The former chief financial officer of Vann’s Inc. has been sentenced to 14 months in federal prison followed by three years of supervised release for conspiring to defraud the company.
Paul Lyn Nisbet was sentenced Thursday in federal court in Missoula by U.S. District Court Chief Judge Dana Christensen.
“This is not a situation where Mr. Nisbet simply failed to yell fire as the house burned,” Christensen said.
Nisbet, 47, and former CEO George Leslie Manlove were charged last December with more than 200 federal counts alleging that they conspired to defraud Vann’s, an appliance and electronics retailer that closed three years ago after declaring bankruptcy.
Prosecutors accuse the men of making shell companies and having Vann’s lease property from them, without permission from the rest of the board of directors. Court documents also say Manlove used company money on personal expenses like tuition for himself, vacations and jewelry for family members, and membership fees at private clubs, with Nisbet’s knowledge and approval.
In June, as part of a plea agreement with prosecutors, Nisbet pleaded guilty to a single count of conspiracy to have his other charges dropped.
Nisbet’s attorney Colin Stephens said Thursday his client was “caught between a rock and a hard place,” referring to the board of directors and the “somewhat megalomaniac” Manlove. He added that public stigma of the charges and being "castigated in the media" has already had an effect.
“Mr. Nisbet has lost the lion’s share of his good name,” Stephens said.
Nisbet himself said over the 12 years he worked for Vann’s, he had always tried to help it to be successful.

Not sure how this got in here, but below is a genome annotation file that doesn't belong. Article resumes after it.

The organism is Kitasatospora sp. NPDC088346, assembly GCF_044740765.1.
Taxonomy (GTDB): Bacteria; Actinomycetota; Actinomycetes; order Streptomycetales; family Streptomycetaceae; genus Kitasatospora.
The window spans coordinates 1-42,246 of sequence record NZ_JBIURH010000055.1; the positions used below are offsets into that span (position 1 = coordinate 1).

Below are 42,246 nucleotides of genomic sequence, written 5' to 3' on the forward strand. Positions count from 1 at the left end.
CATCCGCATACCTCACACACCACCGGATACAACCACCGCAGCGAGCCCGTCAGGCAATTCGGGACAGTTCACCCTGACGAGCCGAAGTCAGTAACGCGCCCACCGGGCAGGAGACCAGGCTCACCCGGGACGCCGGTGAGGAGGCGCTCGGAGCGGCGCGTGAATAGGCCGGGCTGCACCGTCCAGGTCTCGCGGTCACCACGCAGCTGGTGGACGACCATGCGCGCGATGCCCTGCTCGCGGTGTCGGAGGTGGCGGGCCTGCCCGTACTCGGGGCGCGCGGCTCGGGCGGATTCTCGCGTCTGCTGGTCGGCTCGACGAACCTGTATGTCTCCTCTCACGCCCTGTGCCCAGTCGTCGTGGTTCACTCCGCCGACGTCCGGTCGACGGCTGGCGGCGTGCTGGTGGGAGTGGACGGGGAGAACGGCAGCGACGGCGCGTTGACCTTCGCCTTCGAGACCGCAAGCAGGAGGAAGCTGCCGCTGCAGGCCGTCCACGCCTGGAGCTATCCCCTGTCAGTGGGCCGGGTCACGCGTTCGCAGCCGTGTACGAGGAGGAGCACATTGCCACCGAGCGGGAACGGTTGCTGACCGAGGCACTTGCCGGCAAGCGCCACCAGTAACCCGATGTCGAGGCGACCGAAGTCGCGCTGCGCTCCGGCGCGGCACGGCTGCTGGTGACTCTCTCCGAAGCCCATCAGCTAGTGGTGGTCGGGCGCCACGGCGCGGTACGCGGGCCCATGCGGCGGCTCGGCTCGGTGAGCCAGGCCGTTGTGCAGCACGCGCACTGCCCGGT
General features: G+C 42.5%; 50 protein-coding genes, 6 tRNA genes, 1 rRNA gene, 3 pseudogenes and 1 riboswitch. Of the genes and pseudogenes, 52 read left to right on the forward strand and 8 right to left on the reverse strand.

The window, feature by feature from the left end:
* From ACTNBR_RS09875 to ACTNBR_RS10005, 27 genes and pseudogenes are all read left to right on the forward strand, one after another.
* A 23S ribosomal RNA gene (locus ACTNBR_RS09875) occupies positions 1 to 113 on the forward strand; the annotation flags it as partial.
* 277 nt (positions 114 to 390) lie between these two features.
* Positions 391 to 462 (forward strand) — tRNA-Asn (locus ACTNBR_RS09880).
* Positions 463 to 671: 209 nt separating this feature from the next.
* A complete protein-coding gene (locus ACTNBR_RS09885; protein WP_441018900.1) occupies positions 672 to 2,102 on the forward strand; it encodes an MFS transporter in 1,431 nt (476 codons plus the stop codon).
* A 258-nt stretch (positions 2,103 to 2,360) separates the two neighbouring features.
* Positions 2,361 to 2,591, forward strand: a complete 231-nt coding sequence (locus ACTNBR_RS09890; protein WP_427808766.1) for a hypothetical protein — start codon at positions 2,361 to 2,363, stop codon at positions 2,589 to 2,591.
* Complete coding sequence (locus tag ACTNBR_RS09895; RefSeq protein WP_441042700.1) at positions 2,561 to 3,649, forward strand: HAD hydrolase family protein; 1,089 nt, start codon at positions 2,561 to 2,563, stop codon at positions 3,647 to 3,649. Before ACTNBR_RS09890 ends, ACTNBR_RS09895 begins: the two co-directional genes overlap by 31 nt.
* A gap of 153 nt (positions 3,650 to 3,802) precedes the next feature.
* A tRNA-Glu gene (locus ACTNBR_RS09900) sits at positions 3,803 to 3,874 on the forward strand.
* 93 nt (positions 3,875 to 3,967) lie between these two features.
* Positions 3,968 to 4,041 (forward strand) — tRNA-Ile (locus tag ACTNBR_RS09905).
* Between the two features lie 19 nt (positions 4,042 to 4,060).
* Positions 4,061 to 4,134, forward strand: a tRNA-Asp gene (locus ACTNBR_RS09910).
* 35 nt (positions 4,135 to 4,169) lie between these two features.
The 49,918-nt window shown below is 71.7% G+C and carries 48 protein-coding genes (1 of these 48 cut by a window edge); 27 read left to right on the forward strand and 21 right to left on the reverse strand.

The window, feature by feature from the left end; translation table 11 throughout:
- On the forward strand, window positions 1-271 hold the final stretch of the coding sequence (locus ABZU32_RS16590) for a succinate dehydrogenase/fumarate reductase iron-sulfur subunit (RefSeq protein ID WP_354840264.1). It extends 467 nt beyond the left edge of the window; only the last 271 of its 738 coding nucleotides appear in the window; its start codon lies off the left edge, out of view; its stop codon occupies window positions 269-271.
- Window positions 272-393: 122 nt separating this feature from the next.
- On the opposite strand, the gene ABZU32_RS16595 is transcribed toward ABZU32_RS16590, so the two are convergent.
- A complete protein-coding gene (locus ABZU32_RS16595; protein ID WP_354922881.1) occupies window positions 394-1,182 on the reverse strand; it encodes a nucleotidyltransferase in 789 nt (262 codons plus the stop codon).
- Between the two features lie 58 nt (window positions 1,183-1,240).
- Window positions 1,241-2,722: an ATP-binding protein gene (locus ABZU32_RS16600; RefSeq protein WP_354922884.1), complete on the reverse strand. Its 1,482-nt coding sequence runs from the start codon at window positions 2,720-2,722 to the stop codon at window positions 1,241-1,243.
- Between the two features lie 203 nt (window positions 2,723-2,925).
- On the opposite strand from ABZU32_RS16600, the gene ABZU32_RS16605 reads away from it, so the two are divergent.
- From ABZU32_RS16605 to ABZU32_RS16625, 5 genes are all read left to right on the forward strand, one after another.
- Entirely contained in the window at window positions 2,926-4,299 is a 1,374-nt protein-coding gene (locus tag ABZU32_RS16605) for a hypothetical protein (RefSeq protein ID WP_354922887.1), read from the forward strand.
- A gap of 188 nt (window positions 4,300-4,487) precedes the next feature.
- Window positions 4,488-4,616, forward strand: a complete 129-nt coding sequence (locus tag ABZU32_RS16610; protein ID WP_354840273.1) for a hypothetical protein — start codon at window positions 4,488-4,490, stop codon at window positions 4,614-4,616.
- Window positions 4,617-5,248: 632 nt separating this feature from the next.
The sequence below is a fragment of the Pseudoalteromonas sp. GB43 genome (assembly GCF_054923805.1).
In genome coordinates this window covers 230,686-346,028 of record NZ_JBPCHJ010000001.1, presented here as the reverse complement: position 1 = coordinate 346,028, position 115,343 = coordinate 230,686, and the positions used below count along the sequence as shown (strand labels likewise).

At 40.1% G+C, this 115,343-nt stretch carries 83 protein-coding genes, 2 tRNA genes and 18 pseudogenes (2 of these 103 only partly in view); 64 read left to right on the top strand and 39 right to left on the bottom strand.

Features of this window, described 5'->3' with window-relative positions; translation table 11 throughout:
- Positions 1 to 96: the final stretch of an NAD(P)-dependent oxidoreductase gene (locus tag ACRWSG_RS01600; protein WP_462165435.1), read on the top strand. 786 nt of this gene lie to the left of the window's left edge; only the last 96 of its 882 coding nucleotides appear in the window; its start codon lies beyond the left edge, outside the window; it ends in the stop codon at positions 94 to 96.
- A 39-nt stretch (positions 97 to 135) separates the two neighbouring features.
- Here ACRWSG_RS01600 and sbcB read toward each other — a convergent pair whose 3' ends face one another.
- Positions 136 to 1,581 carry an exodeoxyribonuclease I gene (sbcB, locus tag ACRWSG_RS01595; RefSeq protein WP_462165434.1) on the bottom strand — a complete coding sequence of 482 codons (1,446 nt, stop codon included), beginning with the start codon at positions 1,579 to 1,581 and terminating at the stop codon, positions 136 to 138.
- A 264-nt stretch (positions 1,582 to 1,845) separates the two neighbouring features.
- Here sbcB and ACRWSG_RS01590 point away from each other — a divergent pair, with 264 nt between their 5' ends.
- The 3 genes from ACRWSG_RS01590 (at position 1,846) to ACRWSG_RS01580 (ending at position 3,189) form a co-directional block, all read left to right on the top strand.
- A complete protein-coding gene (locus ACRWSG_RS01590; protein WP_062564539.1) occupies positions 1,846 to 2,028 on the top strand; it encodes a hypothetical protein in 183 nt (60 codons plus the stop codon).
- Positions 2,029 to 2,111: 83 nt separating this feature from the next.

“There is nothing I wouldn’t do for that company,” he said. “I’m incredibly sorry and remorseful.”
Federal sentencing guidelines set a recommendation of 30 to 37 months in prison for Nisbet, and his attorney asked the judge to only impose community supervision or probation. Christensen said he felt the former too severe and the latter not enough of a punishment.
Christensen said he reached his sentencing decision after reading presentence reports, as well as 14 character letters on behalf of Nisbet that urged the judge to be lenient, and victim impact statements from former Vann’s employees.
“I know that the victims, the employees of Vann’s, desire punishment,” he said. “Whatever sentence I impose in this case will send a message to the community in general.”
In addition to his prison and supervision, Nisbet agreed to pay $122,250 in property forfeiture from the proceeds he gained by the conspiracy.
Restitution from the conspiracy totals $906,300. A hearing to determine the amount of restitution Nisbet owes is set for Nov. 16. A civil lawsuit against the two former executives filed on behalf of the former employees was settled for $7.3 million in 2014.
Nisbet was released Thursday to make arrangements before reporting to his prison placement. Christensen said he would recommend Nisbet be sent to a minimum-security facility in Sheridan, Oregon.
In September, the judge moved Manlove’s trial from October to Jan. 9 after his attorneys requested a yearlong delay.